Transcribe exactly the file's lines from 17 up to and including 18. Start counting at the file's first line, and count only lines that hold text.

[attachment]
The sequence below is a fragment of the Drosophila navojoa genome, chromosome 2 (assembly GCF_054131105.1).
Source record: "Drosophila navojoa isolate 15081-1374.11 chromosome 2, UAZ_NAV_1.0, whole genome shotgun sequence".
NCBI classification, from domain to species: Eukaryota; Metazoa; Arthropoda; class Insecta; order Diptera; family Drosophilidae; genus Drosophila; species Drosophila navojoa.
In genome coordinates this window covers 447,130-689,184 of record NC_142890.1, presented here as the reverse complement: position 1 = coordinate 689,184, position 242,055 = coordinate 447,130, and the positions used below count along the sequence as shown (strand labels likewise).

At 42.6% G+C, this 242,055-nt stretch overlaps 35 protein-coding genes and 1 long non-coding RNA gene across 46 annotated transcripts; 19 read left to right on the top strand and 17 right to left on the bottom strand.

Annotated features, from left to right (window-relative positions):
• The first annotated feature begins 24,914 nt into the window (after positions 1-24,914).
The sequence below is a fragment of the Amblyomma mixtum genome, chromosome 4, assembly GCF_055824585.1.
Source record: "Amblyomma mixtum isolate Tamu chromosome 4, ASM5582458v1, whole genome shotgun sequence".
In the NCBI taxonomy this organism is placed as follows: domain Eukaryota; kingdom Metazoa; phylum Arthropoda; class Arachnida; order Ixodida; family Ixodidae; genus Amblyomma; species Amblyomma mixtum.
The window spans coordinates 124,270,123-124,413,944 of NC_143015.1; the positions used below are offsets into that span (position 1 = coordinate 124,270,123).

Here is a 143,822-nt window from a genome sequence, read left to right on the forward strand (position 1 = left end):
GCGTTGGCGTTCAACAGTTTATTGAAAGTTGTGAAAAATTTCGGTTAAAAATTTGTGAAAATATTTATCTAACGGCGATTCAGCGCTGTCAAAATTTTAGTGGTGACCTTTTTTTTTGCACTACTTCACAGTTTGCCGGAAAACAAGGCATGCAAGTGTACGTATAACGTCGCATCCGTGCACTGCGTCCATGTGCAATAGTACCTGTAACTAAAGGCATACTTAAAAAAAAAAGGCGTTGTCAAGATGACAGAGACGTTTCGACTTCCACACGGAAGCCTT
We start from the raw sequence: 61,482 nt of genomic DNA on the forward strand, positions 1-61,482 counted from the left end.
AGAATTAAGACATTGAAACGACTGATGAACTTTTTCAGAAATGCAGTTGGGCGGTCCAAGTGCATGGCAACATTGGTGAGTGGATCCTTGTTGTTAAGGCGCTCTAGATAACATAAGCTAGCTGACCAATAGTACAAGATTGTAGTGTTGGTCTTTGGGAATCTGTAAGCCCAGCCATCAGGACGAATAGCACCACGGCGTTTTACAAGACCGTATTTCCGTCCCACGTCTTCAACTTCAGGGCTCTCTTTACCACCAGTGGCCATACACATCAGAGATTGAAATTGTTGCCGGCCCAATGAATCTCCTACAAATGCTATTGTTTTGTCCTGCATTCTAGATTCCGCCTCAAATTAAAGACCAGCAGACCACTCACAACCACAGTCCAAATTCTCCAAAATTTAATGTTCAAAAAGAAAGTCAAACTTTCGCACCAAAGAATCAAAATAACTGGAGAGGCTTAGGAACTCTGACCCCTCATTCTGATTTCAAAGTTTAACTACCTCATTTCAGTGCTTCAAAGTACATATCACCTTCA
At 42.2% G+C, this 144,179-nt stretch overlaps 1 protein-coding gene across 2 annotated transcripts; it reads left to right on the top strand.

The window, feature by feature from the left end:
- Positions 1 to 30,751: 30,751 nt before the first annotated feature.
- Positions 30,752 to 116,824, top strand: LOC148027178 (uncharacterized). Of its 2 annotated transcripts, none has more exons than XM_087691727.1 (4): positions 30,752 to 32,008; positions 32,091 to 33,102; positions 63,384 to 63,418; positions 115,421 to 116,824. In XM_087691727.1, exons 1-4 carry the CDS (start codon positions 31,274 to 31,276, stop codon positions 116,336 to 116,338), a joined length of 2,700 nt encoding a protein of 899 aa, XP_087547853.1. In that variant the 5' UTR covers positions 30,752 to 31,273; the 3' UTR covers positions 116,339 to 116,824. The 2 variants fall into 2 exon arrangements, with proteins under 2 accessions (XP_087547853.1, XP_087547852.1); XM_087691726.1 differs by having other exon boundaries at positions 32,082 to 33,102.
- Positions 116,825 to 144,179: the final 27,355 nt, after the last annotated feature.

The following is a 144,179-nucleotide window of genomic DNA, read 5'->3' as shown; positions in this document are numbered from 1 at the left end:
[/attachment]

The window, feature by feature from the left end:
- Positions 1 to 30,751: 30,751 nt before the first annotated feature.